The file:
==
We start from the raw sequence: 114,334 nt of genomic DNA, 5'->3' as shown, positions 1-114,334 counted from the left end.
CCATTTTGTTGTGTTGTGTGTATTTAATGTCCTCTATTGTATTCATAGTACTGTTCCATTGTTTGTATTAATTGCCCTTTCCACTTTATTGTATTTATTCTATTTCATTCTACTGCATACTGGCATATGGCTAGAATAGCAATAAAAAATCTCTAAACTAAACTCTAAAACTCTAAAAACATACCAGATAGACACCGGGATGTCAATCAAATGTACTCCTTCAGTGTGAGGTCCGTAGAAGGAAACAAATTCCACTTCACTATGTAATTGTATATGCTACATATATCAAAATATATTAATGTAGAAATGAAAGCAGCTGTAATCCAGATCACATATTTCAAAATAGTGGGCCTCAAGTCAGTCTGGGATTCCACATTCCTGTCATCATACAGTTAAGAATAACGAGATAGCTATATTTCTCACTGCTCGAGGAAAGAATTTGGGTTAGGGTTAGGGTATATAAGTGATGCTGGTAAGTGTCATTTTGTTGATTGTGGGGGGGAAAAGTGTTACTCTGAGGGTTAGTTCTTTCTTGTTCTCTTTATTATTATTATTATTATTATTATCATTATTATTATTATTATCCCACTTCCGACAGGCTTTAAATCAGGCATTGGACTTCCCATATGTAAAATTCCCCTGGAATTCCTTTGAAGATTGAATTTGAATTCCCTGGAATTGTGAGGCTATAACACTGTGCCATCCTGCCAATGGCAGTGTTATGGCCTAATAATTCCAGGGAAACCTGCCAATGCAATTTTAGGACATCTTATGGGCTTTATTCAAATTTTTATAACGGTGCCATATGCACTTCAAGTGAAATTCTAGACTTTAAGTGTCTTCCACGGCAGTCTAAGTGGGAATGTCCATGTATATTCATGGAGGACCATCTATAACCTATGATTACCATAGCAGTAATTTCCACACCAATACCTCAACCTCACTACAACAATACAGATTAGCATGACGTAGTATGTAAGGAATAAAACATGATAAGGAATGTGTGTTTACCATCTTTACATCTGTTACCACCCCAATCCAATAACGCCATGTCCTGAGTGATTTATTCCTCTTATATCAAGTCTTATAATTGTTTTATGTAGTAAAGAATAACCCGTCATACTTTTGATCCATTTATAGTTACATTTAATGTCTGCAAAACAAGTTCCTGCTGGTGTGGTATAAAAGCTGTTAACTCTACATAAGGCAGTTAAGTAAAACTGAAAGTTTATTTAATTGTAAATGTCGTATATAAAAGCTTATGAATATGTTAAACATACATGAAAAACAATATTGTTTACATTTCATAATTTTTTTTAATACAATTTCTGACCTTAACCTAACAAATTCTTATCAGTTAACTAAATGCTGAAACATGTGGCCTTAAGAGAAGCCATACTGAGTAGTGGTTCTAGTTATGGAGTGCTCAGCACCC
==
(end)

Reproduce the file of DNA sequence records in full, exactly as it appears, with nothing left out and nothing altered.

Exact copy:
We start from the raw sequence: 114,334 nt of genomic DNA, 5'->3' as shown, positions 1-114,334 counted from the left end.
CCATTTTGTTGTGTTGTGTGTATTTAATGTCCTCTATTGTATTCATAGTACTGTTCCATTGTTTGTATTAATTGCCCTTTCCACTTTATTGTATTTATTCTATTTCATTCTACTGCATACTGGCATATGGCTAGAATAGCAATAAAAAATCTCTAAACTAAACTCTAAAACTCTAAAAACATACCAGATAGACACCGGGATGTCAATCAAATGTACTCCTTCAGTGTGAGGTCCGTAGAAGGAAACAAATTCCACTTCACTATGTAATTGTATATGCTACATATATCAAAATATATTAATGTAGAAATGAAAGCAGCTGTAATCCAGATCACATATTTCAAAATAGTGGGCCTCAAGTCAGTCTGGGATTCCACATTCCTGTCATCATACAGTTAAGAATAACGAGATAGCTATATTTCTCACTGCTCGAGGAAAGAATTTGGGTTAGGGTTAGGGTATATAAGTGATGCTGGTAAGTGTCATTTTGTTGATTGTGGGGGGGAAAAGTGTTACTCTGAGGGTTAGTTCTTTCTTGTTCTCTTTATTATTATTATTATTATTATTATCATTATTATTATTATTATCCCACTTCCGACAGGCTTTAAATCAGGCATTGGACTTCCCATATGTAAAATTCCCCTGGAATTCCTTTGAAGATTGAATTTGAATTCCCTGGAATTGTGAGGCTATAACACTGTGCCATCCTGCCAATGGCAGTGTTATGGCCTAATAATTCCAGGGAAACCTGCCAATGCAATTTTAGGACATCTTATGGGCTTTATTCAAATTTTTATAACGGTGCCATATGCACTTCAAGTGAAATTCTAGACTTTAAGTGTCTTCCACGGCAGTCTAAGTGGGAATGTCCATGTATATTCATGGAGGACCATCTATAACCTATGATTACCATAGCAGTAATTTCCACACCAATACCTCAACCTCACTACAACAATACAGATTAGCATGACGTAGTATGTAAGGAATAAAACATGATAAGGAATGTGTGTTTACCATCTTTACATCTGTTACCACCCCAATCCAATAACGCCATGTCCTGAGTGATTTATTCCTCTTATATCAAGTCTTATAATTGTTTTATGTAGTAAAGAATAACCCGTCATACTTTTGATCCATTTATAGTTACATTTAATGTCTGCAAAACAAGTTCCTGCTGGTGTGGTATAAAAGCTGTTAACTCTACATAAGGCAGTTAAGTAAAACTGAAAGTTTATTTAATTGTAAATGTCGTATATAAAAGCTTATGAATATGTTAAACATACATGAAAAACAATATTGTTTACATTTCATAATTTTTTTTAATACAATTTCTGACCTTAACCTAACAAATTCTTATCAGTTAACTAAATGCTGAAACATGTGGCCTTAAGAGAAGCCATACTGAGTAGTGGTTCTAGTTATGGAGTGCTCAGCACCC